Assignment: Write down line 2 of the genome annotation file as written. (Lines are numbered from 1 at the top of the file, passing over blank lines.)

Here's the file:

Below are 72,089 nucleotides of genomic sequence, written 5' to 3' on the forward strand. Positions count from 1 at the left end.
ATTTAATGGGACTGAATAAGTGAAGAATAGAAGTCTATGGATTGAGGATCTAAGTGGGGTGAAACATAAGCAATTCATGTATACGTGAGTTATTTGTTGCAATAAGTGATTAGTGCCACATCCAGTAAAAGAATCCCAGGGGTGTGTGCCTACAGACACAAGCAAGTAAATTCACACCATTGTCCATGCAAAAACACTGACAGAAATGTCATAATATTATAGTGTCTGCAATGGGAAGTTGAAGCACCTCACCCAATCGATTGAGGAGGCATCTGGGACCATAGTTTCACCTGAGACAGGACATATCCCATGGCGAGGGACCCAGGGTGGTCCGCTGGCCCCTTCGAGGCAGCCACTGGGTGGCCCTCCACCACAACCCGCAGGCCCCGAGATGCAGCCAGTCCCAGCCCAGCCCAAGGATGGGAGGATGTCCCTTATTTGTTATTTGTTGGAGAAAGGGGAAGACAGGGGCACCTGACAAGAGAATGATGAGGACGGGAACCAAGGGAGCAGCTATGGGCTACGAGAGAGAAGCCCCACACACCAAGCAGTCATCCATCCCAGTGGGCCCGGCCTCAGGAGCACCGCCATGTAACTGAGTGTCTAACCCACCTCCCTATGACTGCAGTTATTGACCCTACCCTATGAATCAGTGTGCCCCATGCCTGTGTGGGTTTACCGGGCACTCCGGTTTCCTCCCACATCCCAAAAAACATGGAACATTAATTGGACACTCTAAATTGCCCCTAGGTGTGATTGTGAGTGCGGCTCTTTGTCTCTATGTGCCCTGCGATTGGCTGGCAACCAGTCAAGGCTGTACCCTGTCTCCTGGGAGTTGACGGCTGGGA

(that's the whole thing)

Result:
ATTTAATGGGACTGAATAAGTGAAGAATAGAAGTCTATGGATTGAGGATCTAAGTGGGGTGAAACATAAGCAATTCATGTATACGTGAGTTATTTGTTGCAATAAGTGATTAGTGCCACATCCAGTAAAAGAATCCCAGGGGTGTGTGCCTACAGACACAAGCAAGTAAATTCACACCATTGTCCATGCAAAAACACTGACAGAAATGTCATAATATTATAGTGTCTGCAATGGGAAGTTGAAGCACCTCACCCAATCGATTGAGGAGGCATCTGGGACCATAGTTTCACCTGAGACAGGACATATCCCATGGCGAGGGACCCAGGGTGGTCCGCTGGCCCCTTCGAGGCAGCCACTGGGTGGCCCTCCACCACAACCCGCAGGCCCCGAGATGCAGCCAGTCCCAGCCCAGCCCAAGGATGGGAGGATGTCCCTTATTTGTTATTTGTTGGAGAAAGGGGAAGACAGGGGCACCTGACAAGAGAATGATGAGGACGGGAACCAAGGGAGCAGCTATGGGCTACGAGAGAGAAGCCCCACACACCAAGCAGTCATCCATCCCAGTGGGCCCGGCCTCAGGAGCACCGCCATGTAACTGAGTGTCTAACCCACCTCCCTATGACTGCAGTTATTGACCCTACCCTATGAATCAGTGTGCCCCATGCCTGTGTGGGTTTACCGGGCACTCCGGTTTCCTCCCACATCCCAAAAAACATGGAACATTAATTGGACACTCTAAATTGCCCCTAGGTGTGATTGTGAGTGCGGCTCTTTGTCTCTATGTGCCCTGCGATTGGCTGGCAACCAGTCAAGGCTGTACCCTGTCTCCTGGGAGTTGACGGCTGGGA